This December 15, 2010 Hollywood Reporter magazine cover features Anne Sweeney of Disney Corporation as Number 1 among “The Definitive List, Power 100: Women in Entertainment.” Sweeney smiles proudly with her arms crossed in a colorful suit jacket. The Hollywood Reporter is published for both general public audiences as well as industry professionals. This issue identifies one hundred women with significant influence in the entertainment industry. The slug line for the feature article describes these women as “The players who run the billion-dollar businesses, their personal stories and why they matter.”
Princess Awesome makes colorful clothes for girls featuring designs referencing science, dinosaurs, trains, pirates, math, and more. Princess Awesome was started by Rebecca Melsky and Eva St. Clair, mothers frustrated with the lack of diverse options available in girls clothing sections of mainstream stores, who believe that “if a girl likes purple and also likes trucks, she should be able to wear a purple truck dress. And if a girl likes princesses and also aliens, then an alien princess skirt is for her.” What began as a home project in 2013 has been funded by people through Kickstarter, and as of 2015 is continuing to expand with new designs and factory production.
This is a video for the single “I Don’t Need a Man”, which was released by the pop group the Pussycat Dolls in 2006. The Pussycat Dolls are an American all-girl group that have sold over 50 million records worldwide. They were originally founded as a burlesque troupe in 1995. The lyrics of this song emphasise the independence and self-empowerment of the women, as they claim to be “fine” and “brand new” and “feel good” without a man. They also resist being sexualised and owned by men, as they don’t want “a ring” or “bling” or “a hand/If it only wants to grab one thing”. In the video, the six female members of the group dance around in revealing outfits, while performing rituals of feminine beauty such as painting their nails and shaving their legs.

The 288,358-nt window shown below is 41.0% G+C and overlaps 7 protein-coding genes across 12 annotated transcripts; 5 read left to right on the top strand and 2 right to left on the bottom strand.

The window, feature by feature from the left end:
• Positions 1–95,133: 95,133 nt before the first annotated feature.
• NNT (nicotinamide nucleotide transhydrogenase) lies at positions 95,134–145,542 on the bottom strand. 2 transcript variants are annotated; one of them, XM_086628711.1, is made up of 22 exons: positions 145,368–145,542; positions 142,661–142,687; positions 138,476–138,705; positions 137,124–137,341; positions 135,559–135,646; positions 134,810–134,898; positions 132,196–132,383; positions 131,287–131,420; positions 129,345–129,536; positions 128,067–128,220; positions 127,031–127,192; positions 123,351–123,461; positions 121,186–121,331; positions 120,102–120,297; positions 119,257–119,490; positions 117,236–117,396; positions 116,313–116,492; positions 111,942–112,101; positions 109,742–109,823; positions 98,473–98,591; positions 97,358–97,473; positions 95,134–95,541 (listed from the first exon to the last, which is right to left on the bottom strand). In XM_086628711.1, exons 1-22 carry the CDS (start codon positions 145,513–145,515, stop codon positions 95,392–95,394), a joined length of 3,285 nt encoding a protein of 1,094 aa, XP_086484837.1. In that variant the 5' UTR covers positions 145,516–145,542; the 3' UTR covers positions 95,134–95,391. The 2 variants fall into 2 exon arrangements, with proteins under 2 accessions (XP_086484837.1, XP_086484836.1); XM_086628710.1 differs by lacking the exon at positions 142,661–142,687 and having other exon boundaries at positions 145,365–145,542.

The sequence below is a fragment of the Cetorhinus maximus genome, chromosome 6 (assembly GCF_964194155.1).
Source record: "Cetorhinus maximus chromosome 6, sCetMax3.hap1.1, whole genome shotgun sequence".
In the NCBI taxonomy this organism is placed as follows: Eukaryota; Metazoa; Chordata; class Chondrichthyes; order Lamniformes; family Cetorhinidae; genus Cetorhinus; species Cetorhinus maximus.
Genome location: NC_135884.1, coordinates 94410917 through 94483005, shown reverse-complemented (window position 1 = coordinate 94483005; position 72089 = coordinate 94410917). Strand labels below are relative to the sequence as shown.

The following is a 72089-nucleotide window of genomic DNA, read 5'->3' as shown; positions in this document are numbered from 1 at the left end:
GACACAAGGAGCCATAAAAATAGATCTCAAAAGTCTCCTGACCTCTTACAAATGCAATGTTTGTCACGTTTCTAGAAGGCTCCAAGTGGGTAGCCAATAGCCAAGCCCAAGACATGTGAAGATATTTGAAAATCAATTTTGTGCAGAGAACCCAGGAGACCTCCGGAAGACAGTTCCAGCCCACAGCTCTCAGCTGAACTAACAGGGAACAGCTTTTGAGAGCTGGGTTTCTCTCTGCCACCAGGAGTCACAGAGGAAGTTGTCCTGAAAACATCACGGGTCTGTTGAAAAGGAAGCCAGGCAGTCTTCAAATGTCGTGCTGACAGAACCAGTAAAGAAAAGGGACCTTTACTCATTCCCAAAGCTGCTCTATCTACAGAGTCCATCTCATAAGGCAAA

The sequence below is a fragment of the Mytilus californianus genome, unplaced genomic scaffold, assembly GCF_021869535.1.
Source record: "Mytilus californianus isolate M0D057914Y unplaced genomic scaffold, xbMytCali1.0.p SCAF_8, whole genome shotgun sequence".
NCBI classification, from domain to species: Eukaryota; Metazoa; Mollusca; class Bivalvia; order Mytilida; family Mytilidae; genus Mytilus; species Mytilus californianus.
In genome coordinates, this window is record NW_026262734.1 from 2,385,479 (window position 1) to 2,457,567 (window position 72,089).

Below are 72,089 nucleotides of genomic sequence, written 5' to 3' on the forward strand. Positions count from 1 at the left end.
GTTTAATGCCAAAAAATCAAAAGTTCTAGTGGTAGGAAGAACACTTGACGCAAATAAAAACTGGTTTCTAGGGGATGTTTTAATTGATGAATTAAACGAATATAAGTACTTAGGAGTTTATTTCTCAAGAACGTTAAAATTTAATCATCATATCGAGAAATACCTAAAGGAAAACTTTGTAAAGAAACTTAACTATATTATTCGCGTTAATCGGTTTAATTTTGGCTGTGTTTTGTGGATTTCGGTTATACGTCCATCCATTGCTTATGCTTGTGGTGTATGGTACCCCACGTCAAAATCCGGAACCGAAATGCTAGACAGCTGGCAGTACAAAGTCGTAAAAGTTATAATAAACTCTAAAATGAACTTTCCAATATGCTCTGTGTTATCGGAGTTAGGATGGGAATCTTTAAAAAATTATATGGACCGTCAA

This clip is a music video of Queen Latifah’s 1989 “Ladies First,” from her first albumAll Hail the Queen.Latifah raps, “Some think that we can’t flow / Stereotypes, they got to go / Imma mess around and flip the scene into reverse / With a little touch of ‘Ladies First’ / Who said the ladies couldn’t make it, you must be blind / If you don’t believe, well here, listen to this rhyme / Ladies first, there’s no time to rehearse / I’m divine and my mind expands throughout the universe.” The video begins with images of black female historical figures, and features Latifah and other women singing and dancing together. The imagery is complicated by scenes of violence and chaos from the South African struggle to end apartheid, which is reflective of the historical context in which the video was created. The video can be interpreted as an argument for intersectionality – the notion that issues of gender and racial injustice need to be considered together to work toward equality for all.
This video, produced by the European Commission in 2012, was part of a campaign to get young women interested in the STEM fields of science, technology, engineering, and mathematics. Although the campaign might have been well-intentioned, the video stirred plenty of controversy due to its portrayal of women in science. It was quickly taken off the European Commission’s website.